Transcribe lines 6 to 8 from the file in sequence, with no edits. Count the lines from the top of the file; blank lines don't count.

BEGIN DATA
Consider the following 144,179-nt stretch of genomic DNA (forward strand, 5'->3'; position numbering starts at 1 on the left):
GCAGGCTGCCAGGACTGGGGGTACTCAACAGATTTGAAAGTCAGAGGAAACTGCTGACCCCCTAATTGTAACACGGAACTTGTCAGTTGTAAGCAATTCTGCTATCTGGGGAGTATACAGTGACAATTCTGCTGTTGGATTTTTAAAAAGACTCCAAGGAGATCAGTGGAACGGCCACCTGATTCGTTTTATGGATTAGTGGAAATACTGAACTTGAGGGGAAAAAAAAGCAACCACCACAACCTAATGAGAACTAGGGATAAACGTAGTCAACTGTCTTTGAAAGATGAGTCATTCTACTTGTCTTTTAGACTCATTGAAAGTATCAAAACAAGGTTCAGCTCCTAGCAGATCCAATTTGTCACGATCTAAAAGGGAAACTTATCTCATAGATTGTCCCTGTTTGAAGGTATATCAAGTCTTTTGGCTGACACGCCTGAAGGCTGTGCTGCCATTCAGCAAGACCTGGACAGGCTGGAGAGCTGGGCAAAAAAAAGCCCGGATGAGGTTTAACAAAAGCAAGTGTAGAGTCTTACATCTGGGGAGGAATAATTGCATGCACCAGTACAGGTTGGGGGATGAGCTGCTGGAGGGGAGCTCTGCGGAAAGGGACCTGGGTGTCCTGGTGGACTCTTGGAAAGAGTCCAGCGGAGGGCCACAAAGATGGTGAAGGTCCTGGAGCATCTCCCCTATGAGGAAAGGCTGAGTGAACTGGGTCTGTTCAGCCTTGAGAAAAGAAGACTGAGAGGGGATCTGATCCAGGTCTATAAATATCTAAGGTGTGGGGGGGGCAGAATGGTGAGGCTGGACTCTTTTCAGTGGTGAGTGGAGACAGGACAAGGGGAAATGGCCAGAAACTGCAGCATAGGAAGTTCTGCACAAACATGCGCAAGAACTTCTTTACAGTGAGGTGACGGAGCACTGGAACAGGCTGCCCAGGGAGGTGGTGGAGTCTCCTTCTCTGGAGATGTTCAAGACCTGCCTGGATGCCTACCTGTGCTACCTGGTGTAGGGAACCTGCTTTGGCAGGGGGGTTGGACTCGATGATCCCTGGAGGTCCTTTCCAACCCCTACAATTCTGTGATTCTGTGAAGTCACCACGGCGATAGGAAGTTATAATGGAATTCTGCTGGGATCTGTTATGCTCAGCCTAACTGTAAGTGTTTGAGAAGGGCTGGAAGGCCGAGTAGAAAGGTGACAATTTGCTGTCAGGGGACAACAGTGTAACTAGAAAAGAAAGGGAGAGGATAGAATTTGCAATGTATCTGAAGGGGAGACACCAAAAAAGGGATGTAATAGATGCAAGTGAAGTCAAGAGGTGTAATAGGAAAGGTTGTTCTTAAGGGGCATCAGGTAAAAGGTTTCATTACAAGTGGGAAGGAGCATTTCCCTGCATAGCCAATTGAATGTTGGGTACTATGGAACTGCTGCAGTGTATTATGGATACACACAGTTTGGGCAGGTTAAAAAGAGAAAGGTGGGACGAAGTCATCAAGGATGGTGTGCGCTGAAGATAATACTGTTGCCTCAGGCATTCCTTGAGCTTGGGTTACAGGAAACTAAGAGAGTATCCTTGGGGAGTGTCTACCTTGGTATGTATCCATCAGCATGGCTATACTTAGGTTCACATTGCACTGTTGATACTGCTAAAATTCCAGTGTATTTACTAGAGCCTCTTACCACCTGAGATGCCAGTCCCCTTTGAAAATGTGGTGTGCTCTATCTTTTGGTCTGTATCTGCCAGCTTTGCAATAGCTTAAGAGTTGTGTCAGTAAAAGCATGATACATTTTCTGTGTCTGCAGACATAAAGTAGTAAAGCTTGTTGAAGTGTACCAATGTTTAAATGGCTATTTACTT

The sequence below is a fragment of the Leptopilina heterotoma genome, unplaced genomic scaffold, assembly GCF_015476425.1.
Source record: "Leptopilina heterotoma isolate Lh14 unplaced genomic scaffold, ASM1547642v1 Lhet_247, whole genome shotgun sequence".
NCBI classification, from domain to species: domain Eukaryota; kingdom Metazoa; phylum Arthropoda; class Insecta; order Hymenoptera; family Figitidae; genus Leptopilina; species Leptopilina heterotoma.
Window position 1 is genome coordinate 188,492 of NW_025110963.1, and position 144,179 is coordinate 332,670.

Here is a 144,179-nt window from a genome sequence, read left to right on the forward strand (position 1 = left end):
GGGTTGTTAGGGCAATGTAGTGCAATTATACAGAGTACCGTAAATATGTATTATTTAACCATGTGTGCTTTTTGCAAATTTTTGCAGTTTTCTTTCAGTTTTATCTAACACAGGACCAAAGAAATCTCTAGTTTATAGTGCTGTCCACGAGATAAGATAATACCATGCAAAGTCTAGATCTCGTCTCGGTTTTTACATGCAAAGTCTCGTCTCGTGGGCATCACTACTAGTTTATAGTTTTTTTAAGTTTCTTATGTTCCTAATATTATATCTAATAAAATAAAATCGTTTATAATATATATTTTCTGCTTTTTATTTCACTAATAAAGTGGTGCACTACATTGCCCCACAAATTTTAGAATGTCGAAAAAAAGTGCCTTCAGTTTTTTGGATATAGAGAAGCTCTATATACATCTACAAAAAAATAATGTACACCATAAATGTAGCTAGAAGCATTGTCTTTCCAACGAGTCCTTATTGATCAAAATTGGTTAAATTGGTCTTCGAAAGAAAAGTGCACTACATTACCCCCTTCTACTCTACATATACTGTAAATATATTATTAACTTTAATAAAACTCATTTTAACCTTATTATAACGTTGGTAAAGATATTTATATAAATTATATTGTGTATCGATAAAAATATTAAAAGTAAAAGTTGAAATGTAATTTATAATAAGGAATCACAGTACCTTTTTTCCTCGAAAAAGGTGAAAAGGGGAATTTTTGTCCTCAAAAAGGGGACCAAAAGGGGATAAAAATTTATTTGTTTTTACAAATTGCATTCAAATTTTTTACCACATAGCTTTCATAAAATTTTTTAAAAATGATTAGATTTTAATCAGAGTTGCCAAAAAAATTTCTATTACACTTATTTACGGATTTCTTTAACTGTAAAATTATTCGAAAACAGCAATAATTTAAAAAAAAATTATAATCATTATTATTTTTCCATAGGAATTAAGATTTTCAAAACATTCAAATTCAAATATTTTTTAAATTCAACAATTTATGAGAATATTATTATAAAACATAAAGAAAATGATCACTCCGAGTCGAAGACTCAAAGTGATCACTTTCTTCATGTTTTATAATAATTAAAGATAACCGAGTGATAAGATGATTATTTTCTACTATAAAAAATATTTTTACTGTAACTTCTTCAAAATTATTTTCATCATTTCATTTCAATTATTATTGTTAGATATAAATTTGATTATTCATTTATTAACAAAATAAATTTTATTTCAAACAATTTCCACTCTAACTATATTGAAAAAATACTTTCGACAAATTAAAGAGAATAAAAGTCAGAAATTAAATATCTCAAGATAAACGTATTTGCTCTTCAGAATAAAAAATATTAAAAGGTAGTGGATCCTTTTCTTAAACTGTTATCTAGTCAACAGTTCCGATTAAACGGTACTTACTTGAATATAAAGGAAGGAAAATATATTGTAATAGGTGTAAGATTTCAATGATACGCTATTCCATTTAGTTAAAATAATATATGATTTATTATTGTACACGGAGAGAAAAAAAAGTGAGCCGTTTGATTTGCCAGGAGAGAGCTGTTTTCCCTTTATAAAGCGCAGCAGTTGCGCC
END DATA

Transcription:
Window position 1 is genome coordinate 188,492 of NW_025110963.1, and position 144,179 is coordinate 332,670.

Here is a 144,179-nt window from a genome sequence, read left to right on the forward strand (position 1 = left end):
GGGTTGTTAGGGCAATGTAGTGCAATTATACAGAGTACCGTAAATATGTATTATTTAACCATGTGTGCTTTTTGCAAATTTTTGCAGTTTTCTTTCAGTTTTATCTAACACAGGACCAAAGAAATCTCTAGTTTATAGTGCTGTCCACGAGATAAGATAATACCATGCAAAGTCTAGATCTCGTCTCGGTTTTTACATGCAAAGTCTCGTCTCGTGGGCATCACTACTAGTTTATAGTTTTTTTAAGTTTCTTATGTTCCTAATATTATATCTAATAAAATAAAATCGTTTATAATATATATTTTCTGCTTTTTATTTCACTAATAAAGTGGTGCACTACATTGCCCCACAAATTTTAGAATGTCGAAAAAAAGTGCCTTCAGTTTTTTGGATATAGAGAAGCTCTATATACATCTACAAAAAAATAATGTACACCATAAATGTAGCTAGAAGCATTGTCTTTCCAACGAGTCCTTATTGATCAAAATTGGTTAAATTGGTCTTCGAAAGAAAAGTGCACTACATTACCCCCTTCTACTCTACATATACTGTAAATATATTATTAACTTTAATAAAACTCATTTTAACCTTATTATAACGTTGGTAAAGATATTTATATAAATTATATTGTGTATCGATAAAAATATTAAAAGTAAAAGTTGAAATGTAATTTATAATAAGGAATCACAGTACCTTTTTTCCTCGAAAAAGGTGAAAAGGGGAATTTTTGTCCTCAAAAAGGGGACCAAAAGGGGATAAAAATTTATTTGTTTTTACAAATTGCATTCAAATTTTTTACCACATAGCTTTCATAAAATTTTTTAAAAATGATTAGATTTTAATCAGAGTTGCCAAAAAAATTTCTATTACACTTATTTACGGATTTCTTTAACTGTAAAATTATTCGAAAACAGCAATAATTTAAAAAAAAATTATAATCATTATTATTTTTCCATAGGAATTAAGATTTTCAAAACATTCAAATTCAAATATTTTTTAAATTCAACAATTTATGAGAATATTATTATAAAACATAAAGAAAATGATCACTCCGAGTCGAAGACTCAAAGTGATCACTTTCTTCATGTTTTATAATAATTAAAGATAACCGAGTGATAAGATGATTATTTTCTACTATAAAAAATATTTTTACTGTAACTTCTTCAAAATTATTTTCATCATTTCATTTCAATTATTATTGTTAGATATAAATTTGATTATTCATTTATTAACAAAATAAATTTTATTTCAAACAATTTCCACTCTAACTATATTGAAAAAATACTTTCGACAAATTAAAGAGAATAAAAGTCAGAAATTAAATATCTCAAGATAAACGTATTTGCTCTTCAGAATAAAAAATATTAAAAGGTAGTGGATCCTTTTCTTAAACTGTTATCTAGTCAACAGTTCCGATTAAACGGTACTTACTTGAATATAAAGGAAGGAAAATATATTGTAATAGGTGTAAGATTTCAATGATACGCTATTCCATTTAGTTAAAATAATATATGATTTATTATTGTACACGGAGAGAAAAAAAAGTGAGCCGTTTGATTTGCCAGGAGAGAGCTGTTTTCCCTTTATAAAGCGCAGCAGTTGCGCC